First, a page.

Police are urging University City residents to remain vigilant in keeping home garages secure after what they describe as a recent rash of burglaries.
Officer Chris Kopp, a community coordinator in the University City Division of the Charlotte-Mecklenburg Police Department, said there have been at least 10 reports of thefts from garages across University City during the past two weeks, as open garage doors are a tell-tale sign of the season change and warmer weather.
“That’s a big spike when you’ve had zero in the eight months prior,” Kopp said.
Most cases happen when garage doors are left open, though some detached garages have been broken into, Kopp said.
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“In one case, one guy was mowing his lawn and (someone) took two bikes and left,” he said, noting the average garage burglary takes 15 seconds or less.
“It’s technically a residential burglary, the same as if someone kicked in a back door. Just because the door is open doesn’t lessen the crime, by any means.”
Bicycles are among the most frequently taken items, Kopp said. But one University City neighborhood that was experiencing a lot of bike thefts began calling police when they saw suspicious people they didn’t recognize, especially if they were on bicycles.
“We want to make sure the bikes aren’t stolen. … We’ve recovered (more than) half the bikes stolen so far,” he said. Kopp encouraged residents to call and report any suspicious person or activity.
Though garage burglaries are a citywide problem that police deal with every year, Kopp said, they are crimes of opportunity that are relatively easy to prevent.
Police suggest these measures to help reduce or prevent the likelihood of becoming the victim of garage burglary:
• Before retiring for the evening, check to make sure that the garage door is closed, and lock the interior door leading to the garage area. Many don’t realize they have been burglarized until they walk into the garage area to find their golf clubs, yard tools, bikes, lawn mower – and in some cases, even their vehicles – are missing.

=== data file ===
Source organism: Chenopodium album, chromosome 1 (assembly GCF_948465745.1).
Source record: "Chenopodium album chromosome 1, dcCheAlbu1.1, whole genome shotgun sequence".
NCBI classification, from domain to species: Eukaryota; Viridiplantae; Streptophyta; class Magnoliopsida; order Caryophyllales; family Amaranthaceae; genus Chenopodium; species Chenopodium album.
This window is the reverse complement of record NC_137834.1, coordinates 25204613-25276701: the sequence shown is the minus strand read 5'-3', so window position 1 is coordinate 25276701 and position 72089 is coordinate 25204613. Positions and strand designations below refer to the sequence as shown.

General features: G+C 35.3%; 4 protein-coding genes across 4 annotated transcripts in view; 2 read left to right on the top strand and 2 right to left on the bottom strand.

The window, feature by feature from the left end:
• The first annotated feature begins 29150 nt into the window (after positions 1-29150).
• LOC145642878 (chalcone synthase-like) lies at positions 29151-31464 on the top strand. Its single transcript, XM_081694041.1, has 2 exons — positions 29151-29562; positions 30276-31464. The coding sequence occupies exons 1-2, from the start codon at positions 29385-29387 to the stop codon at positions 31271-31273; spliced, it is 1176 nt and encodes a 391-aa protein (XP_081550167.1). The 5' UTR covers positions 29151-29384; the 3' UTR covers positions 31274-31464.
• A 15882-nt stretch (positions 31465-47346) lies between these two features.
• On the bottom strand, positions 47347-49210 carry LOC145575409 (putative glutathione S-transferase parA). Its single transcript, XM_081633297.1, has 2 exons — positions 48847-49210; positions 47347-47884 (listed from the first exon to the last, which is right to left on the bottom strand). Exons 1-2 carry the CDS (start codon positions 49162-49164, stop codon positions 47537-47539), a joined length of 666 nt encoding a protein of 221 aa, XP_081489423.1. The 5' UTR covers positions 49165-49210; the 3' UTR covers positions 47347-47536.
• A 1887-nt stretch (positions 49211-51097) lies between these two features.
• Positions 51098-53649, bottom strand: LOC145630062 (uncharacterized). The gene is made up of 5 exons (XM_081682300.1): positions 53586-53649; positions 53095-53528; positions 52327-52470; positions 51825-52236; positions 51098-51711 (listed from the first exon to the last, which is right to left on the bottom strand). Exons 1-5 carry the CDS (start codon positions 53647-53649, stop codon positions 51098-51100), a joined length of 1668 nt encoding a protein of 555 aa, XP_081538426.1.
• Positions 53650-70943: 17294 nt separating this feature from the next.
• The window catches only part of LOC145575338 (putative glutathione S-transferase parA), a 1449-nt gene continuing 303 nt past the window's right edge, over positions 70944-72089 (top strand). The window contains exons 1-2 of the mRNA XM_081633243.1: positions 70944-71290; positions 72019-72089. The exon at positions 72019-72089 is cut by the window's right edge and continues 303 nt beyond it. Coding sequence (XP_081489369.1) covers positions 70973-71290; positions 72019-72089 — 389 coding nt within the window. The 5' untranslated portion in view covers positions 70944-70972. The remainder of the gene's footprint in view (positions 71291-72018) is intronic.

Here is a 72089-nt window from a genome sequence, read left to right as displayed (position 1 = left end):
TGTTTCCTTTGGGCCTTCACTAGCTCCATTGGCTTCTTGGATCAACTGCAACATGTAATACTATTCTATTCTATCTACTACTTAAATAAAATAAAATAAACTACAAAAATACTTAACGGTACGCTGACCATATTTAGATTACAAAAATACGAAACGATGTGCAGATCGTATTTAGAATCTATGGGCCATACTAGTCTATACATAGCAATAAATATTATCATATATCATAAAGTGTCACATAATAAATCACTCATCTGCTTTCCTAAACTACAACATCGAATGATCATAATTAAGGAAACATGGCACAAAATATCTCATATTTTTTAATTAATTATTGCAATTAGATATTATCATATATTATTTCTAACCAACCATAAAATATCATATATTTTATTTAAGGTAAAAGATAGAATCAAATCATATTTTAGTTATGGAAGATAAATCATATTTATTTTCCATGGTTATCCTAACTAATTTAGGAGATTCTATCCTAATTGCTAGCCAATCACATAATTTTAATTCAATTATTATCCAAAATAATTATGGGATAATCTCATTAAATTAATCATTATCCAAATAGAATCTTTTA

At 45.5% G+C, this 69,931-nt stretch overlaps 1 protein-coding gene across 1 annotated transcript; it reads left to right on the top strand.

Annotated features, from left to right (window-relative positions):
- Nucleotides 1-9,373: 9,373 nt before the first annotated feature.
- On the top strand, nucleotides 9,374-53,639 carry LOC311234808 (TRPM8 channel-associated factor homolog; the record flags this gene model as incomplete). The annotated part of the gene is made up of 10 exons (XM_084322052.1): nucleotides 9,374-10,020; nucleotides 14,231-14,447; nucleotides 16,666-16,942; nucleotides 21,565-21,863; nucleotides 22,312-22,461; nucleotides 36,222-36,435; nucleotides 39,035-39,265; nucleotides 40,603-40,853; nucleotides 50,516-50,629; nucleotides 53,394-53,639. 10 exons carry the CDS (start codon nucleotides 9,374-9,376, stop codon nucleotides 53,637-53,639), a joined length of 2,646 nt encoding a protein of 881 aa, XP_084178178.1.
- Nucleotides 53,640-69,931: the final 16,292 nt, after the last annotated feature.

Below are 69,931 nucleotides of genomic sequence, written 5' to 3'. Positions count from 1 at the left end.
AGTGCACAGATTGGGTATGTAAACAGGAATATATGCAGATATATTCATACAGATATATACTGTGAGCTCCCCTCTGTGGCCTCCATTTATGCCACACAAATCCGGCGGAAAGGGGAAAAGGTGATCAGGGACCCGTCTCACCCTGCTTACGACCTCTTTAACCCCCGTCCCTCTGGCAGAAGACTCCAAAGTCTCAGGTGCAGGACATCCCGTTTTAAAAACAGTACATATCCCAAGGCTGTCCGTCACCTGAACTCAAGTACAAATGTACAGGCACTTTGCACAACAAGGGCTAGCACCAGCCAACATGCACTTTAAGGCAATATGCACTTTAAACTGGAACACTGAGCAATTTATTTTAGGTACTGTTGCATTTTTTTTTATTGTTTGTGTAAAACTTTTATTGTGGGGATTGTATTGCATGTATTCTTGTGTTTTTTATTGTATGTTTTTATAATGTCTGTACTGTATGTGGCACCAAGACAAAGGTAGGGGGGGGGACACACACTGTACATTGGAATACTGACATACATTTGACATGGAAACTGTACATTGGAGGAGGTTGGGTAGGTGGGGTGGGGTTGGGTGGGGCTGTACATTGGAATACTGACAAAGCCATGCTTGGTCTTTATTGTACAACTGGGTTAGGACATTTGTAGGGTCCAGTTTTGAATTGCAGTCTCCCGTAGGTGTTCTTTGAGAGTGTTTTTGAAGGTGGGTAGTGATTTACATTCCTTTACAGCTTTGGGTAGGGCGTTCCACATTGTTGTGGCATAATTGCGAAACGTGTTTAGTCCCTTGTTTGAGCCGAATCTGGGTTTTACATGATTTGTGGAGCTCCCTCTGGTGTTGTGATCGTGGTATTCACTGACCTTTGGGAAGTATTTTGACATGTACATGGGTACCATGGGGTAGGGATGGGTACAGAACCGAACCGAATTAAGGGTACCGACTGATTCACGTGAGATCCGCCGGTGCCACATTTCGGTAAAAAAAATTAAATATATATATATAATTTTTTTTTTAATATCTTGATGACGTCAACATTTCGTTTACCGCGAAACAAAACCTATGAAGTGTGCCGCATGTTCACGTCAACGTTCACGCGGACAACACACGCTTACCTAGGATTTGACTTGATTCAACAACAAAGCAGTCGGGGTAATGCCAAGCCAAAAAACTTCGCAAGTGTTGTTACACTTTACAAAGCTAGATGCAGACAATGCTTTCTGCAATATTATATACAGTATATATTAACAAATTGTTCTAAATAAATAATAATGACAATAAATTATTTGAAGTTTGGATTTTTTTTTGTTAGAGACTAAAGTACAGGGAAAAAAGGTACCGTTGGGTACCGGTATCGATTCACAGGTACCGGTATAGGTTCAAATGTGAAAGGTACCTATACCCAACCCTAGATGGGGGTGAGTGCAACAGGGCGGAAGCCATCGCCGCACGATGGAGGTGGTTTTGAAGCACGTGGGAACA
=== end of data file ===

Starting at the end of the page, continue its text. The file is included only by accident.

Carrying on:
• Closing your garage door may be an inconvenience while doing yard work, but it can save hours of frustration. Remember, it takes only 15 seconds to commit a garage burglary.
• Look out for your neighbors. If you notice their garage door open for long periods with no outdoor activity, or if they appear to have called it a night, let them know.
• Whenever you close your garage door, make sure it is completely down before driving or walking away or closing the interior door. Remote controls and wall-mounted switches can occasionally malfunction.
• If you leave an automatic garage door opener in your vehicle, keep it out of sight and always lock your doors.
• If equipped, use the “lock” and “unlock” safety feature on the wall-mounted switch. When in the “lock” position, your automatic garage door opener is disabled.
• Place items of greater value farther into the garage area instead of close to the garage door.
• When leaving the garage door open for a pet, make sure the door is not high enough for a thief to slide under. If possible, install a pet door instead of leaving the main door open, Kopp said. “I’ve yet to see a human crawl through one of those.”